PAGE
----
The Hot Desert - Sahara
Look at the world's map and the continent of Africa. Locate the Sahara desert covering a large part of North Africa. It is the world’s largest desert.
- It has an area of around 8.54 million sq. km. Do you recall that India has an area of 3.2 million sq. km? The Sahara desert touches eleven countries. These are Algeria, Chad, Egypt, Libya, Mali, Mauritania, Morocco, Niger, Sudan, Tunisia and Western Sahara. When you think of a desert the picture that immediately comes to your mind is that of sand.
- But besides the vast stretches of sands, that Sahara desert is covered with, there are also gravel plains and elevated plateaus with bare rocky surface. These rocky surfaces may be more than 2500m high at some places.
- The climate of the Sahara desert is scorching hot and parch dry. It has a short rainy season. The sky is cloudless and clear. Here, the moisture evaporates faster than it accumulates.
- Days are unbelievably hot. The temperatures during the day may soar as high as 50°C, heating up the sand and the bare rocks, which in turn radiates heat making everything around hot. The nights may be freezing cold with temperatures nearing zero degrees.
- Flora and Fauna Vegetation in the Sahara desert includes cactus, date palms and acacia. There are oasis–green islands with date palms surrounding them in some places. Camels, hyenas, jackals, foxes, scorpions, and many snakes and lizards are the prominent animal species living there.
The cold desert
- The Sahara desert despite its harsh climate has been inhabited by various groups of people, who pursue different activities. Among them are the Bedouins and Tuaregs.
- These groups are nomadic tribes rearing livestock such as goats, sheep, camels and horses. These animals provide them with milk, hides from which they make leather for belts, slippers, water bottles; hair is used for mats, carpets, clothes and blankets.
- They wear heavy robes as protection against dust storms and hot winds. The oasis in the Sahara and the Nile Valley in Egypt supports settled population.
- Since water is available, the people grow date palms. Crops such as rice, wheat, barley and beans are also grown. Egyptian cotton, famous worldwide is grown in Egypt. The discovery of oil – a product in great demand throughout the world, in Algeria, Libya and Egypt is constantly transforming the Sahara desert. Other minerals of importance that are found in the area include iron, phosphorus, manganese and uranium.
- The cultural landscape of the Sahara is changing. Gleaming glass cased office buildings tower over mosques and superhighways crisscross the ancient camel paths. Trucks are replacing camels in the salt trade. Tuaregs are seen acting as guides to foreign tourists. More and more nomadic herdsmen are taking to city life finding jobs in oil and gas operations.
Ladakh is a cold desert lying in the Great Himalayas, on Jammu and Kashmir's eastern side.
Flora and Fauna
- The Karakoram Range in the north and the Zanskar mountains in the south enclose it. Several rivers flow through Ladakh, Indus being the most important among them.
- The rivers form deep valleys and gorges. Several glaciers are found in Ladakh, for example the Gangri glacier. The altitude in Ladakh varies from about 3000m in Kargil to more than 8,000m in the Karakoram. Due to its high altitude, the climate is extremely cold and dry.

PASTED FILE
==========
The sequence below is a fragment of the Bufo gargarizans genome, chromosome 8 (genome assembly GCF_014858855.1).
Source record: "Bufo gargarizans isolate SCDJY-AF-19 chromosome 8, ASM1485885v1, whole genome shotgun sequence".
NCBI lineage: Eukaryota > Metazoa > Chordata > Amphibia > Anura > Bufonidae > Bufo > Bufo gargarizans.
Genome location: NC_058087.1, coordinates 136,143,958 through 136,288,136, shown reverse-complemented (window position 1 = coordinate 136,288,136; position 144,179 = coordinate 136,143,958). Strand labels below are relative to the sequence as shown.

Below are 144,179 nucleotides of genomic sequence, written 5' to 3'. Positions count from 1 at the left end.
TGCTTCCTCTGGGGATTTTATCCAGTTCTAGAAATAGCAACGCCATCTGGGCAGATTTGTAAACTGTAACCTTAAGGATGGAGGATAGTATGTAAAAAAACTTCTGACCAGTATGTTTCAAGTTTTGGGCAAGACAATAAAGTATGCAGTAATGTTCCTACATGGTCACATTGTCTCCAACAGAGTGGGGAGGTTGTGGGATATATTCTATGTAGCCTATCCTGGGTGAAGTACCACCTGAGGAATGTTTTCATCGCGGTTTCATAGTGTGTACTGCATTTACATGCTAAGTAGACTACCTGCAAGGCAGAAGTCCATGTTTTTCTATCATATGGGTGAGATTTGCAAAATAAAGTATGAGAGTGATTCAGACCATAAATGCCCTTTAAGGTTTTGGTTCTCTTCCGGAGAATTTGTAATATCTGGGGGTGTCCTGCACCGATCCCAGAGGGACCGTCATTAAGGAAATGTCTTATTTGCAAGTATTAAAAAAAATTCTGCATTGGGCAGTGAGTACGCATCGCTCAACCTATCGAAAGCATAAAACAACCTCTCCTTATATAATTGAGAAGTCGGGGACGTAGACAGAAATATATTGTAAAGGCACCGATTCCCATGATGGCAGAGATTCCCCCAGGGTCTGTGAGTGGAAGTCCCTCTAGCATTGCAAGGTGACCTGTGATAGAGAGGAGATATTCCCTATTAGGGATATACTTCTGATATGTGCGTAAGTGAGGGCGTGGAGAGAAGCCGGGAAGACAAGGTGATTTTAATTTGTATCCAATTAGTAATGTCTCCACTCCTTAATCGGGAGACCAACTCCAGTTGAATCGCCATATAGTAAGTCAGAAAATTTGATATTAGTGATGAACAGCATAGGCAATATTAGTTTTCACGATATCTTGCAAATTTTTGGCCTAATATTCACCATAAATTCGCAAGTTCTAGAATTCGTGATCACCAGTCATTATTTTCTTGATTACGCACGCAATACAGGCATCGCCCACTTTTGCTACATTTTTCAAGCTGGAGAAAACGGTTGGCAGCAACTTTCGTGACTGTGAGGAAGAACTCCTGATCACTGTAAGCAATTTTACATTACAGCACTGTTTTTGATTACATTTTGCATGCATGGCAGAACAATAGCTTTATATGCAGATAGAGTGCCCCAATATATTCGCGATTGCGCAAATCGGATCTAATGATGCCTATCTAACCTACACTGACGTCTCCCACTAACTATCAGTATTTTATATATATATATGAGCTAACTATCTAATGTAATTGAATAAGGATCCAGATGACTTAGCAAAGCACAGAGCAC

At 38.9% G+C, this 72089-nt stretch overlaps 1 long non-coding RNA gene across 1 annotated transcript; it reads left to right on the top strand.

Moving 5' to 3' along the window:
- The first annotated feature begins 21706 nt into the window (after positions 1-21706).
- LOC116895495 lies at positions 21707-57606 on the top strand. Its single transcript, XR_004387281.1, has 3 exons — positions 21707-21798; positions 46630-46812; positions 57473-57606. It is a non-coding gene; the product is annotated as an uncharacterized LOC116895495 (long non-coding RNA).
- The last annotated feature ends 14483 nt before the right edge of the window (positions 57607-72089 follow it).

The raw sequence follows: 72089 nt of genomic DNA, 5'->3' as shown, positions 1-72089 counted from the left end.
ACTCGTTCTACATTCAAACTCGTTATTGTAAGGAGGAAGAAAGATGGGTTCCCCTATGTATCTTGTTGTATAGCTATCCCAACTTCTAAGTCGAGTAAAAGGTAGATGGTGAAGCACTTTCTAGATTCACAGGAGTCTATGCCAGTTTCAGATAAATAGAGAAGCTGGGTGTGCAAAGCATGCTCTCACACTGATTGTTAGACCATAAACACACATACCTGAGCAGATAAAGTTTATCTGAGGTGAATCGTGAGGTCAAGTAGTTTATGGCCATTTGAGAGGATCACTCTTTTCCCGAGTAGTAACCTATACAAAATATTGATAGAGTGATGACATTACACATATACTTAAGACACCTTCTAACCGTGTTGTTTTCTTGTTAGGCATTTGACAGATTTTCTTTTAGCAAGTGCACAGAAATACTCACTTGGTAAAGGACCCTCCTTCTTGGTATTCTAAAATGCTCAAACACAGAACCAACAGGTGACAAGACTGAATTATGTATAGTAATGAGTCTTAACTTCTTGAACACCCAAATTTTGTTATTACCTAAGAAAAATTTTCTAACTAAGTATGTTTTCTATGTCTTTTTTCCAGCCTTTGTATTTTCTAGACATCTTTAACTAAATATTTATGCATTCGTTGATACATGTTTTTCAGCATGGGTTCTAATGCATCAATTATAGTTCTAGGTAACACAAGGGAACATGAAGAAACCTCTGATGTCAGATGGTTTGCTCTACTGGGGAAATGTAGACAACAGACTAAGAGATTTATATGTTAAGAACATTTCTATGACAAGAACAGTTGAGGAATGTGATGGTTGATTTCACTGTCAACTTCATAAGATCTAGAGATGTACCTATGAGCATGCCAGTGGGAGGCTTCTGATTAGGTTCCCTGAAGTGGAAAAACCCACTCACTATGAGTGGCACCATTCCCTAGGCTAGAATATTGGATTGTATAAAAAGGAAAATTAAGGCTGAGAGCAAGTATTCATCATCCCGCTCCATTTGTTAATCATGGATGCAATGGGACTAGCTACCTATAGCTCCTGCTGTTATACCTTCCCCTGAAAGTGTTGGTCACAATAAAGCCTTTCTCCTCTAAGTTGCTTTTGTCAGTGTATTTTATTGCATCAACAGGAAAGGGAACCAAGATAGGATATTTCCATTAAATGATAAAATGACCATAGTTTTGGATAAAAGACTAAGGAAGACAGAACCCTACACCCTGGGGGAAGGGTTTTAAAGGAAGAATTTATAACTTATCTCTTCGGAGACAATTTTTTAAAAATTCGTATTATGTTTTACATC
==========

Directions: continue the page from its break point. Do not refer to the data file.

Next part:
- The air at this altitude is so thin that the sun's heat can be felt intensely. The day temperatures in summer are just above zero degree and the night temperatures well below –30°C. It is cold in the winters when the temperatures may remain below –40°C for most of the time.
- As it lies in the rain shadow of the Himalayas, there is little rainfall, as low as 10 cm every year. The area experiences freezing winds and burning hot sunlight. You will be surprised to know that if you sit in the sun with your feet in the shade, you may suffer from both sunstroke and frost bite at the same time.
- Due to high aridity, the vegetation is sparse. There are scanty patches of grasses and shrubs for animals to graze. Groves of willows and poplars are seen in the valleys. During the summers, fruit trees such as apples, apricots and walnuts bloom.
- Several species of birds are sighted in Ladakh. Robins, redstarts, Tibetan snowcock, raven and hoopoe are common. Some of these are migratory birds. The animals of Ladakh are wild goats, wild sheep, yak and special kinds of dogs.
- The animals are reared to provide for the milk, meat and hides. Yak’s milk is used to make cheese and butter. The hair of the sheep and goat is used to make woollens.
Do you find any resemblance between the people of Ladakh and the inhabitants of Tibet and Central Asia? The people here are either Muslims or Buddhists.
- Several Buddhists monasteries dot the Ladakhi landscape with their traditional ‘gompas’. Some famous monasteries are Hemis, Thiksey, Shey and Lamayuru .
- In the summer season the people are busy cultivating barley, potatoes, peas, beans and turnip. The climate in winter months is so harsh that people keep themselves engaged in festivities and ceremonies. The women are very hard working. They work not only in the house and fields, but also manage small business and shops. Leh, the capital of Ladakh is well connected both by road and air. The National Highway 1A connects Leh to Kashmir Valley through the Zoji la Pass.
- Tourism is a major activity with several tourists streaming in from India and abroad. Visits to the gompas, treks to see the meadows and glaciers, witnessing ceremonies and festivities are important activities. Life of people is changing due to modernisation. But the people of Ladakh have learned to live in balance and harmony with nature over the centuries. Due to scarcity of resources like water and fuel, they are used with reverence and care. Nothing is discarded or wasted.